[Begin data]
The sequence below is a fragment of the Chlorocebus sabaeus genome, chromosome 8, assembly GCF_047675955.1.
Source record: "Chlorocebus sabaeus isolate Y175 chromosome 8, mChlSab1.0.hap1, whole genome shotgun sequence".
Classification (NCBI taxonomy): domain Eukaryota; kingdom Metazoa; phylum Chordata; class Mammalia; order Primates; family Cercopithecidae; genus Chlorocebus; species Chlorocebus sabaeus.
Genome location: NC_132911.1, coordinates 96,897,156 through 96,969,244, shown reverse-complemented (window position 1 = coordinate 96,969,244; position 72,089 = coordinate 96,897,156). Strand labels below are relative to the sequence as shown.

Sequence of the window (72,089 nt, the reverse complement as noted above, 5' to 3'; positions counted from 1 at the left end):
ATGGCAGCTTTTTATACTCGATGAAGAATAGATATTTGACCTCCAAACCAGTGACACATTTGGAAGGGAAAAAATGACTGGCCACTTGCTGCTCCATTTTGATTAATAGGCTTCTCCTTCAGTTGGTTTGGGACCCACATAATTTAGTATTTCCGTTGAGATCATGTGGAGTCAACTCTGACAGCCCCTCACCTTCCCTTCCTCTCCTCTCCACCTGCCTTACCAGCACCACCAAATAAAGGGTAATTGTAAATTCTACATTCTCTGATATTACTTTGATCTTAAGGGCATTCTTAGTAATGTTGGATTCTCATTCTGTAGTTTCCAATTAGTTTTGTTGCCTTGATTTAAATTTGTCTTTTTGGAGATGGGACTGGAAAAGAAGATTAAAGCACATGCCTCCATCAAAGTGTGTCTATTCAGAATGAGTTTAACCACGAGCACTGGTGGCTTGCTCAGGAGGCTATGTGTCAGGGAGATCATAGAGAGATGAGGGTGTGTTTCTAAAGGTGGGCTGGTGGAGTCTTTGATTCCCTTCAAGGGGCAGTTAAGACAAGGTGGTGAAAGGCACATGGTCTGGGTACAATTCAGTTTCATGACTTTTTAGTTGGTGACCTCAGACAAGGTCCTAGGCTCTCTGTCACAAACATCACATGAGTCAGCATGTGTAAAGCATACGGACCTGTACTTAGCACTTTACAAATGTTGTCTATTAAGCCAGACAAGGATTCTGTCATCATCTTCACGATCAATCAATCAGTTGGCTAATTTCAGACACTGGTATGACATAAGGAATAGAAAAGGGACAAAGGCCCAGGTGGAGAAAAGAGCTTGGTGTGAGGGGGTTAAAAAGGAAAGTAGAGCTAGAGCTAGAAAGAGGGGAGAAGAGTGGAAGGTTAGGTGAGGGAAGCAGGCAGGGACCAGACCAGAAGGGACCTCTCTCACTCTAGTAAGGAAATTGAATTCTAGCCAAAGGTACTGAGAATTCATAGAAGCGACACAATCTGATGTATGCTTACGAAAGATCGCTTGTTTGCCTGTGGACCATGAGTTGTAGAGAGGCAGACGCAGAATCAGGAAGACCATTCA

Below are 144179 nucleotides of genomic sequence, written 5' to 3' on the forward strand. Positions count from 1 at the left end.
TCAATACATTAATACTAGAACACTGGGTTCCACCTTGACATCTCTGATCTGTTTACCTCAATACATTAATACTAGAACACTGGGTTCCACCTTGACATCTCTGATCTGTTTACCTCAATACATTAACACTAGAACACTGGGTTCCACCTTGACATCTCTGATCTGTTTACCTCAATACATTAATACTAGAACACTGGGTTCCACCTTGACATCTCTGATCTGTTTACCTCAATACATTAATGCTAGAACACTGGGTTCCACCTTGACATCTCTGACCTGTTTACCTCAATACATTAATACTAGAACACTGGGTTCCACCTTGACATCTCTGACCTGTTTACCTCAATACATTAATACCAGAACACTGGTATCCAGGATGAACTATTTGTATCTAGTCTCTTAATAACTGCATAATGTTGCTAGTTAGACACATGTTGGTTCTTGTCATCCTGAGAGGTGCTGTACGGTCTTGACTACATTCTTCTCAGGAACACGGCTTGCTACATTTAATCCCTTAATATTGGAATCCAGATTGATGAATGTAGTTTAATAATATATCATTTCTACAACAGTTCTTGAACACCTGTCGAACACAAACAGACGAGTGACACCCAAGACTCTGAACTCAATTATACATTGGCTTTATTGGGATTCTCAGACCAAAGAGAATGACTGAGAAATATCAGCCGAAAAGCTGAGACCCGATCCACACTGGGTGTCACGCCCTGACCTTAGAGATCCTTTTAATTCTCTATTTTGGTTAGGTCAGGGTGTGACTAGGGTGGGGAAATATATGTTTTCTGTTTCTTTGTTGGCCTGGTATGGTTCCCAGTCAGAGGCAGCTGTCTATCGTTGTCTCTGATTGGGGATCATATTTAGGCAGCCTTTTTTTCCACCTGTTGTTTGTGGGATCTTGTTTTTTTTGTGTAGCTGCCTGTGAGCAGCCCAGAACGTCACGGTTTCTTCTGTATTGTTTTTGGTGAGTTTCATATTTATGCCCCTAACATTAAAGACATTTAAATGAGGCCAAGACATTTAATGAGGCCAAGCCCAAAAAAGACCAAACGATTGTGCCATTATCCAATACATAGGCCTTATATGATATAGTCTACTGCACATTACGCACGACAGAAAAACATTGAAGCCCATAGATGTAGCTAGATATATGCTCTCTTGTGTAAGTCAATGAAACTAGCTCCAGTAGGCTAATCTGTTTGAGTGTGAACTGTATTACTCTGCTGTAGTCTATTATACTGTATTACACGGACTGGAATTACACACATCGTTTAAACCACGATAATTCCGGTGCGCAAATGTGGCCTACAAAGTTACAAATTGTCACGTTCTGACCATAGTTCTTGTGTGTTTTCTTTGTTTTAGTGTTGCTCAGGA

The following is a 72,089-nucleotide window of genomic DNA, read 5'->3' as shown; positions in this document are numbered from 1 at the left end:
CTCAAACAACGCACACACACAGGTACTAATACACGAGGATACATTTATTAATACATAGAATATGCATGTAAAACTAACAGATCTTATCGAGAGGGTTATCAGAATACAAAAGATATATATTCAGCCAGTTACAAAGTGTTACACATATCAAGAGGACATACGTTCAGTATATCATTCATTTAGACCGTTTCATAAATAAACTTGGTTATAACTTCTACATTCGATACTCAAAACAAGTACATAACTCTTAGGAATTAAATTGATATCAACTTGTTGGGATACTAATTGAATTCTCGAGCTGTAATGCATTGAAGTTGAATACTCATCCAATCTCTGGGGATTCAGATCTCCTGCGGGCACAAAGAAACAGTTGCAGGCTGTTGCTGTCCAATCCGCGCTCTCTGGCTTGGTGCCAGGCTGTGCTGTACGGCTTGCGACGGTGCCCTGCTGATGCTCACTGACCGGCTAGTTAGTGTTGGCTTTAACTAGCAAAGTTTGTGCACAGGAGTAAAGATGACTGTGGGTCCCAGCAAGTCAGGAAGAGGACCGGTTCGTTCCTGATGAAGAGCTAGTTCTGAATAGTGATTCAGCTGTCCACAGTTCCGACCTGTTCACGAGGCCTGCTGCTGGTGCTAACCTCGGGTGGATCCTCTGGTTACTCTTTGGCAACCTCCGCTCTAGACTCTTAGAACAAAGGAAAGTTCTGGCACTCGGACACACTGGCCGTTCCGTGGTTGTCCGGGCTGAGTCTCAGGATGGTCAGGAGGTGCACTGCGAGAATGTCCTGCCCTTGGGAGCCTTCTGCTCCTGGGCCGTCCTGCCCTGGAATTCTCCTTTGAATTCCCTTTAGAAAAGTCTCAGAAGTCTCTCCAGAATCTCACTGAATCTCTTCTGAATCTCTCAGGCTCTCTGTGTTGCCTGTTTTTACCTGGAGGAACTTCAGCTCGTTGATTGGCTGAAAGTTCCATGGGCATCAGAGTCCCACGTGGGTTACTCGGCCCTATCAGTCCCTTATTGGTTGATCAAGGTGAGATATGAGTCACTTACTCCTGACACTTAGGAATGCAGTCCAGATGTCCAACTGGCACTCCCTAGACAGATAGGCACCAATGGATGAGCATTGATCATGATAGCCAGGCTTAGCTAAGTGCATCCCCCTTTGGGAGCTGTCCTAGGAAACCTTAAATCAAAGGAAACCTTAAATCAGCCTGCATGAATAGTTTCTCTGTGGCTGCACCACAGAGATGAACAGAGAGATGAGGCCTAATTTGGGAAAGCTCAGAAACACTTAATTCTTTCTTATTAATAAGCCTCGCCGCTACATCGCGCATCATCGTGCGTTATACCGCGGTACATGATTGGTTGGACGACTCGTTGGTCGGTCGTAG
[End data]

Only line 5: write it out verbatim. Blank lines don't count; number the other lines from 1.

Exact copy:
Sequence of the window (72,089 nt, the reverse complement as noted above, 5' to 3'; positions counted from 1 at the left end):